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Wildlife Photography Tips from an Expert

Improve your photos by getting closer to wildlife
By Bob Gress
Published: August 1, 2012
Northern Cardinal Bob Gress
Northern Cardinals are common yard birds in much of the U.S. This male appreciates a cooling bird bath.
Photo by Bob Gress
All cameras help us capture special wildlife memories. Whether you use a point-and-shoot or a complicated digital single-lens-reflex (DSLR) camera, the challenges for capturing these images are similar. If you’ve spent time photographing wildlife, you know the difficulty of getting close enough for good images. Whether it’s an insect in the garden, a bird at the feeder, or a red fox in the cabin yard, getting the subject to fill the frame may be a photographer’s greatest challenge. Here are some practical tips and techniques to bring you closer to wildlife, and to bring wildlife closer to you.

Zoom in to wildlife
For top-quality images, a DSLR camera is difficult to beat. But if expense and size are a factor, consider a point-and-shoot. Both camera types can be purchased with a zoom lens. Zoom lenses offer the flexibility of varying perspectives without changing lenses. Larger zoom lenses work best for wildlife. From insects to moose, zoom close for greater impact.
Bobcat Bob Gress
Most mammal predators are shy around people. This bobcat was stalking a rabbit at the edge of a yard.
Photo by Bob Gress
Photograph during the best light
To capture saturated colors, photograph early in the morning and late in the afternoon. Don’t avoid overcast days; cloudy conditions often produce better images than the harsh light of a sunny day. 

Get close with a photo blind
To peek into the private lives of animals, use a photo blind. There are a wide variety of hunting blinds available that work great for wildlife photography. Wildlife movements through your property show obvious paths. Carefully selecting the blind’s location, coupled with plenty of patience, can yield excellent photos.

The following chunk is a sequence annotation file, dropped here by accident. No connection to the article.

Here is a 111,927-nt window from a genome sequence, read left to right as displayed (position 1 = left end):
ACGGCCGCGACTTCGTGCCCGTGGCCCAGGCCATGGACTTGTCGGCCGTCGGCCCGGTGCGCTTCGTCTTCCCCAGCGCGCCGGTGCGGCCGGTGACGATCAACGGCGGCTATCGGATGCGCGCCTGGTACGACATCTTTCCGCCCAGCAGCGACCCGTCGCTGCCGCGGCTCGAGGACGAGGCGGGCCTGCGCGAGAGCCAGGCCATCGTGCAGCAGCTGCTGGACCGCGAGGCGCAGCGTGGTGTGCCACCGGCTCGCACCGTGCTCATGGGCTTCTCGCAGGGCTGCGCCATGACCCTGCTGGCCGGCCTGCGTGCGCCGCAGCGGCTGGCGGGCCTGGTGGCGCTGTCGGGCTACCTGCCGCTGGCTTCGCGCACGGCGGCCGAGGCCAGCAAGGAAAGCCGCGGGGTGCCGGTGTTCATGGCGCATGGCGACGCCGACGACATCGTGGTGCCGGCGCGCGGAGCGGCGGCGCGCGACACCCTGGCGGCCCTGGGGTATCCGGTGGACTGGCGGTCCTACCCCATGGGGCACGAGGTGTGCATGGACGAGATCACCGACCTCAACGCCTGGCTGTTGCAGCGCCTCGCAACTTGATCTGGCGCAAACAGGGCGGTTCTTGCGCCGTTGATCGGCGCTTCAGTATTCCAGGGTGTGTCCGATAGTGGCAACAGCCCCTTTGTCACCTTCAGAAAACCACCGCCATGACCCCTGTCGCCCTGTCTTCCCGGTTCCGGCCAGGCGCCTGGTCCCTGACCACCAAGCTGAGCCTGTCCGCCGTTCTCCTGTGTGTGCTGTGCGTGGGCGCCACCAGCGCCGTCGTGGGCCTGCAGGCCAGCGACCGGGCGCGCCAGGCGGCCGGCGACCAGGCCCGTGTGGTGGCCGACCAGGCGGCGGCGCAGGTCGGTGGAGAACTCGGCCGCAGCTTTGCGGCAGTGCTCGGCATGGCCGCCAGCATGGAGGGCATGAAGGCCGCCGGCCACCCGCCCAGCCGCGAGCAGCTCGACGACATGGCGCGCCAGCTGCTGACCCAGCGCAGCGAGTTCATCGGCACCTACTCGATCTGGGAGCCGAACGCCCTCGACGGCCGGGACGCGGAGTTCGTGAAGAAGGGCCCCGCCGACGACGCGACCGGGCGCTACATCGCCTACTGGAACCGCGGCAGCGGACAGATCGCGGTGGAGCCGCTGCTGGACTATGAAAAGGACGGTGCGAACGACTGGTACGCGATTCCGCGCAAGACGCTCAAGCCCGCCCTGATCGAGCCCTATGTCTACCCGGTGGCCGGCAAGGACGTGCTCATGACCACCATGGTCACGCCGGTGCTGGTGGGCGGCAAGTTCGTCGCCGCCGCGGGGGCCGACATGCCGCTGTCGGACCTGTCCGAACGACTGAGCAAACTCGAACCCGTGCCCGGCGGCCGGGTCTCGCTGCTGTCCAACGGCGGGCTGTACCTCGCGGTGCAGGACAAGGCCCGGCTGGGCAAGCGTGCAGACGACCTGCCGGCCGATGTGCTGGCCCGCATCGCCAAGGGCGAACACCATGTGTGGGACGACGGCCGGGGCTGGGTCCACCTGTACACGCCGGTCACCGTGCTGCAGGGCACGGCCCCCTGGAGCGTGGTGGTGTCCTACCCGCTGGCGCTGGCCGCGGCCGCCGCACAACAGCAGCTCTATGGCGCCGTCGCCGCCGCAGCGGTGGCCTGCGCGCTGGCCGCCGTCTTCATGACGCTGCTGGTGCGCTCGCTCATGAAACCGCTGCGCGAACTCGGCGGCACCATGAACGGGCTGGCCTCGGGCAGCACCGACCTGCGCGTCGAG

Rufous Hummingbird Bob Gress
In the western U.S., the Rufous Hummingbird aggressively defends feeders and gardens from other hummingbirds. They frequently return to a favorite perch. Focus on the perch, and wait for this beauty to come to you.
Photo by Bob Gress
Develop a sanctuary to entice wildlife
Landscape around your cabin by thinking “habitat.” Plant trees, bushes and flowers that provide fruits, berries, seeds and nectar. Provide water with a bird bath or pond. Photographing at a screech-owl box, wren house or bluebird box can offer hours of fun.

Bring wildlife to your cabin windows

Consider putting bird feeders or bird baths outside your cabin windows at the proper distance for photography, and provide an assortment of seeds to attract a variety of birds. During winter, a bird-bath heater will keep water from freezing. In summer, hang a hummingbird feeder on the porch or close to a window (dissolve one part sugar in four parts water to make artificial nectar). Decals or clings on window panes can help birds see the glass and avoid collisions.

Approaching wildlife on land
When you spot wildlife, try not to alarm the creatures by getting excited or pointing. Talk quietly and move slowly. Never move directly toward an animal; instead, approach at an angle. When the animal looks at you, remain motionless until normal behavior returns. Don’t approach large predators or animals that behave strangely or act sickly.
Belted Kingfisher Bob Gress
Belted Kingfishers, like this female, will sometimes tolerate a slow, quiet approach from a canoe or kayak.
Photo by Bob Gress
Approaching wildlife by water
A quiet approach will provide the best opportunity for photographing wildlife from the water. Canoes and kayaks are often tolerated at unusually close range. Electric trolling motors on larger boats can also be quiet enough. Keep your camera ready and focused, and take photos as you close the distance. Don’t approach nesting birds like loons and grebes. Observe them from a distance; don’t get so close that they leave their nests.

Edit your way to better photography
In wildlife photography, expect a large number of poor images. Animals are constantly moving. Photos that are poorly composed or out of focus should be deleted. Edit carefully, share only your best, and others will appreciate your cabin wildlife encounters.

Bob Gress has been attracting and photographing wildlife in his yard for 30 years. All of his neighbors tell him of their wildlife sightings and blame him for their wildlife problems.

We would love to see your wildlife photos! Share them with us and other Cabin Life readers by uploading them to our photo galleries. To see more images and tips from Bob Gress, click here.
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